well it required the skins of two large sweet potatoes - about 60 grams ... I cut them up into about 1/4" size dried them in a low oven so it was clearly less than 60 gm afterwards. Boiled 1 liter of water - ours here is about pH 8.7 and (7 grains hardness ... Kentucky is all limestone) added to peels and let set for 15 minutes. Added prints while water was about 125F... but it cooled as I messed around with the various prints. Toner solution was slightly brown tinted. I did seem to loose some highlight detail due to the bleaching - here is a copy of the orignal showing more tonality in the flower petals....
 

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nmp

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Some folks like to alternate bleaching and toning baths, thereby progressively getting more and more neutral tone. With no bleaching, like what you got, there is very slow self-limiting toning mostly resulting in a slightly darker color. Bleaching creates ferric hydroxide which is faster for tannin molecules to attach to and the resulting color is more dark brown, almost like a un-toned salt print. With partial bleaching, brown and blue complement each other to make a more neutral tone. At least that's my take on it.

:Niranjan.
 
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KYsailor

KYsailor

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Some folks like to alternate bleaching and toning baths, thereby progressively getting more and more neutral tone. With no bleaching, like what you got, there is very slow self-limiting toning mostly resulting in a slightly darker color. Bleaching creates ferric hydroxide which is faster for tannin molecules to attach to and the resulting color is more dark brown, almost like a un-toned salt print. With partial bleaching, brown and blue complement each other to make a more neutral tone. At least that's my take on it.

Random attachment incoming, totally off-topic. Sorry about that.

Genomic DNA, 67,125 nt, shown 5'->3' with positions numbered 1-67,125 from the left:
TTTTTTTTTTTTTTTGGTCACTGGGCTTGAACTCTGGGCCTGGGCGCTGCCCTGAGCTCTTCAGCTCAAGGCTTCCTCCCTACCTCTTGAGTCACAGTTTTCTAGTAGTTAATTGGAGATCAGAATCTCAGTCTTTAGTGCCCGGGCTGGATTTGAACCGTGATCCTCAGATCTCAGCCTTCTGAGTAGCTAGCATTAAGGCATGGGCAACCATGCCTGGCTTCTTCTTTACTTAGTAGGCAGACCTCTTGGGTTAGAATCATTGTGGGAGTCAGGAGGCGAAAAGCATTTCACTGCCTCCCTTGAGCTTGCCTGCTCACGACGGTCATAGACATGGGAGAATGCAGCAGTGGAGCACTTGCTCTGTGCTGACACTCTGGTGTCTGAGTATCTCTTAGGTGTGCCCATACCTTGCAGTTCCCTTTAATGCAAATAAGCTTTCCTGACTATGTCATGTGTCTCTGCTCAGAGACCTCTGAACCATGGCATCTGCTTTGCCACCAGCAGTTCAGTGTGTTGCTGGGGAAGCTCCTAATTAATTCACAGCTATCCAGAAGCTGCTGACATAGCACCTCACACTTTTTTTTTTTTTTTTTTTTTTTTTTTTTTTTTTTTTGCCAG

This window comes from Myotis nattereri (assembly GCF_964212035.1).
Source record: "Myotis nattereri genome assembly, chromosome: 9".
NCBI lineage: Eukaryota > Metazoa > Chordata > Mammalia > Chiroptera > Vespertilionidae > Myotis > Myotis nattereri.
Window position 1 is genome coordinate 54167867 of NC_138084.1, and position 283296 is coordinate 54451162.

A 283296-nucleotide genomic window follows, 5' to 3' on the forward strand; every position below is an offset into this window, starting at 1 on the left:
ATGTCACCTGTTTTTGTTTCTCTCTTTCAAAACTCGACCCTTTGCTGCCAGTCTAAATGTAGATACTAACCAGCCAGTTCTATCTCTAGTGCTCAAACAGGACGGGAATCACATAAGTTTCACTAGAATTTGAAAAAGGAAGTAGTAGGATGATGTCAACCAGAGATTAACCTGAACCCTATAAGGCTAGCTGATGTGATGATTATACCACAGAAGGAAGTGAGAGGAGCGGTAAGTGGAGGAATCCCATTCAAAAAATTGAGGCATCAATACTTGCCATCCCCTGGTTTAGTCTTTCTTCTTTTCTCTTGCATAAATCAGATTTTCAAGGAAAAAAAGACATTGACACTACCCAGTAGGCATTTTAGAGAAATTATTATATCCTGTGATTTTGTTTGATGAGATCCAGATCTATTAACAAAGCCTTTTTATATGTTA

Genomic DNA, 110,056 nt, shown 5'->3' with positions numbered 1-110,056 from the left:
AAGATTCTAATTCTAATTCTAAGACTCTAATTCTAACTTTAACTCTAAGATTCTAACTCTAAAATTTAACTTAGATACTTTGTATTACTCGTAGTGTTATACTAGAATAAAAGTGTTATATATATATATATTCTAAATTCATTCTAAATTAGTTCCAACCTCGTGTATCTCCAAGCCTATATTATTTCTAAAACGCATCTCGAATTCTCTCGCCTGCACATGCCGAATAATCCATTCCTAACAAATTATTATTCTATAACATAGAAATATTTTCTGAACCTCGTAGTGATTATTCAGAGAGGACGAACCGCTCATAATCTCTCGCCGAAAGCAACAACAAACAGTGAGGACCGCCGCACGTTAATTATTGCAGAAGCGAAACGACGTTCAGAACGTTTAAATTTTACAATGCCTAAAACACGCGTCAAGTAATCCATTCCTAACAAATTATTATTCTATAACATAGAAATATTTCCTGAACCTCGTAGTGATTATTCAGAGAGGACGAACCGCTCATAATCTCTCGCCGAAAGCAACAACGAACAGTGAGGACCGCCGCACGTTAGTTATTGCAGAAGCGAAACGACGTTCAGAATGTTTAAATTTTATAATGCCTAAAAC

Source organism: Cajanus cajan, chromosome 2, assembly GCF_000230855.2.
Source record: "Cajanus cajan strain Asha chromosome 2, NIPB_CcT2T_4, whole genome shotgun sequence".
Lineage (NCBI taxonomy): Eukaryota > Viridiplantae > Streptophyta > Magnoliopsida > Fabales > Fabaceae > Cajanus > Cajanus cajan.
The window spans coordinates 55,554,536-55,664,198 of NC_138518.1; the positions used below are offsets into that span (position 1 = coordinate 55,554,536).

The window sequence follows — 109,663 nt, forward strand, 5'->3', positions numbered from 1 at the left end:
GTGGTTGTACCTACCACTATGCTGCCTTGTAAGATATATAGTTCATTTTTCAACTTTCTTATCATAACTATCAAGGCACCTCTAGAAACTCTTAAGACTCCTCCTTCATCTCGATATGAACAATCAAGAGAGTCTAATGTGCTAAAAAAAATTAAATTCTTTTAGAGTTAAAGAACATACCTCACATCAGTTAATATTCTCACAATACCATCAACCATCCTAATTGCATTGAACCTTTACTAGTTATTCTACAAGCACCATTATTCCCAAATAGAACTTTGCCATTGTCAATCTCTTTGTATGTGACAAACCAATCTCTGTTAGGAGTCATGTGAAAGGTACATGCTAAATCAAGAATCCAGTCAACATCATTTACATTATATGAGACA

:Niranjan.

Mr Patel,
Thanks for the observations and some insight into the chemistry ( as a retired mechanical engineer, chemistry was never my strong suite). Nevertheless, it makes sense and I was pleasantly surprised by the neutrality of dark tones upon dry down. I will have to try this again to see if I can achieve similar results. The only downside is the loss of some hightlights and some slight staining. As someone new to the alt process world, I greatly appreciate the comments by you and some of the others who are well versed in this area.

Dave
 

nmp

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Mr Patel,
Thanks for the observations and some insight into the chemistry ( as a retired mechanical engineer, chemistry was never my strong suite). Nevertheless, it makes sense and I was pleasantly surprised by the neutrality of dark tones upon dry down. I will have to try this again to see if I can achieve similar results. The only downside is the loss of some hightlights and some slight staining. As someone new to the alt process world, I greatly appreciate the comments by you and some of the others who are well versed in this area.

Dave

You are welcome. I do my part. I am also learning as I go along. Having an undergarguate degree in Chem E, I don't fear chemistry (or may be it was the other way around.) Obviously I am not a chemist chemist so I can't predict or make up some new chemistry but I will understand it if it is explained to me, perhaps a little better than someone like yourself with mechanical engineering background. But then I couldn't make a piece of hardware if my life depended on it. Or put together some electrical gizmo on my own.

:Niranjan.

P.S. Nice cyanotype, by the way.